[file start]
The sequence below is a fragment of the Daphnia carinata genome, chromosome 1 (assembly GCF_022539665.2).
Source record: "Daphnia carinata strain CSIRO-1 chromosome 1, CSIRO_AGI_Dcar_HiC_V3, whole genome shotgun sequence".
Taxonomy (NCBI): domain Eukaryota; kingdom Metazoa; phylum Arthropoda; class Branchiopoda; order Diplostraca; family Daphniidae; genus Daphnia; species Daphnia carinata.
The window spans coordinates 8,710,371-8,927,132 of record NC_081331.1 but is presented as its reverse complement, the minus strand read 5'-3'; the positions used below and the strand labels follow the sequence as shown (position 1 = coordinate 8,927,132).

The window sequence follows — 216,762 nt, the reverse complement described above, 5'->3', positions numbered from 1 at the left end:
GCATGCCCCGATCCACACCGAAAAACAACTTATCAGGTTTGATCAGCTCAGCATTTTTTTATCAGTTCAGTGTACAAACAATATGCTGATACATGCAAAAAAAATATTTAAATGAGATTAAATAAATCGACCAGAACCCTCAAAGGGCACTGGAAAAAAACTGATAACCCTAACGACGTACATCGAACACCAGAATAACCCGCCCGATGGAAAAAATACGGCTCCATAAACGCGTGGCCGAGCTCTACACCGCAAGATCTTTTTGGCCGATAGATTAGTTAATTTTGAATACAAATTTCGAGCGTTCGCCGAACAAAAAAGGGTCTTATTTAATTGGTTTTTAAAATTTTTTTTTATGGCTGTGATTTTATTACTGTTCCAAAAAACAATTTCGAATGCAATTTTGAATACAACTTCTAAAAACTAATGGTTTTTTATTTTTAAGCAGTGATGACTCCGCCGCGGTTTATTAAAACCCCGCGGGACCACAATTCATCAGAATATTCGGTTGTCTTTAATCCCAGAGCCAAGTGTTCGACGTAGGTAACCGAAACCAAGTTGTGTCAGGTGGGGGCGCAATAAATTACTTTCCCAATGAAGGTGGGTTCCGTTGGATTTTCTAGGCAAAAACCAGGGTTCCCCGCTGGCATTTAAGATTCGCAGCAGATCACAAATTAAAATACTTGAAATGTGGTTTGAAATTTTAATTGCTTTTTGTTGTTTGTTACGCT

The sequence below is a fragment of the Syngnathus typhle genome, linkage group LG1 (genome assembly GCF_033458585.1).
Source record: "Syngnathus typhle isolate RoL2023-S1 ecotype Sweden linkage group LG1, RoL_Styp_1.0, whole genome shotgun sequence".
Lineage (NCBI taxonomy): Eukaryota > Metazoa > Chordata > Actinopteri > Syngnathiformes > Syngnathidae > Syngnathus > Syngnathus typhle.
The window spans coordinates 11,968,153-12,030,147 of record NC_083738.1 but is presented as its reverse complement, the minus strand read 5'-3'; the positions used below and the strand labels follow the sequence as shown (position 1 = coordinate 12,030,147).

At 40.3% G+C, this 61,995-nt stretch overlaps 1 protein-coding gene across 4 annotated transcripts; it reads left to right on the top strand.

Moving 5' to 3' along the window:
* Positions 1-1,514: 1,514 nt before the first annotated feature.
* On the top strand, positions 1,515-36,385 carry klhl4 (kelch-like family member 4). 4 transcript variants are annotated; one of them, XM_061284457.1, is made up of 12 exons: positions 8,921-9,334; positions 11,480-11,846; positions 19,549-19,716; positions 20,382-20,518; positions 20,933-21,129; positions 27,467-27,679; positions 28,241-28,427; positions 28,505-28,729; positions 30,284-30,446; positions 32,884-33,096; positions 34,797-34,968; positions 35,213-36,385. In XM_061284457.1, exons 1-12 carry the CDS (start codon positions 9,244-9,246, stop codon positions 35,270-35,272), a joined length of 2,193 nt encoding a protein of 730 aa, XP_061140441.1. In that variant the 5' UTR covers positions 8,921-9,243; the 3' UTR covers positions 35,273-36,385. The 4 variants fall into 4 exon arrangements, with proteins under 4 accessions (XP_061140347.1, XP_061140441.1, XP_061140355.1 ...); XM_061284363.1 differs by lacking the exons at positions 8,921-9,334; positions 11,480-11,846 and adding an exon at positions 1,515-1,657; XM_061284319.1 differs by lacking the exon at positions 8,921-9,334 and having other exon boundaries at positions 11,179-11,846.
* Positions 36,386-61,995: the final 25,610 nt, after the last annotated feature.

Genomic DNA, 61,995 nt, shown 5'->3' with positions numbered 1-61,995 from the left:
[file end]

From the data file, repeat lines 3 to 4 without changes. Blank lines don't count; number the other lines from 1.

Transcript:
Taxonomy (NCBI): domain Eukaryota; kingdom Metazoa; phylum Arthropoda; class Branchiopoda; order Diplostraca; family Daphniidae; genus Daphnia; species Daphnia carinata.
The window spans coordinates 8,710,371-8,927,132 of record NC_081331.1 but is presented as its reverse complement, the minus strand read 5'-3'; the positions used below and the strand labels follow the sequence as shown (position 1 = coordinate 8,927,132).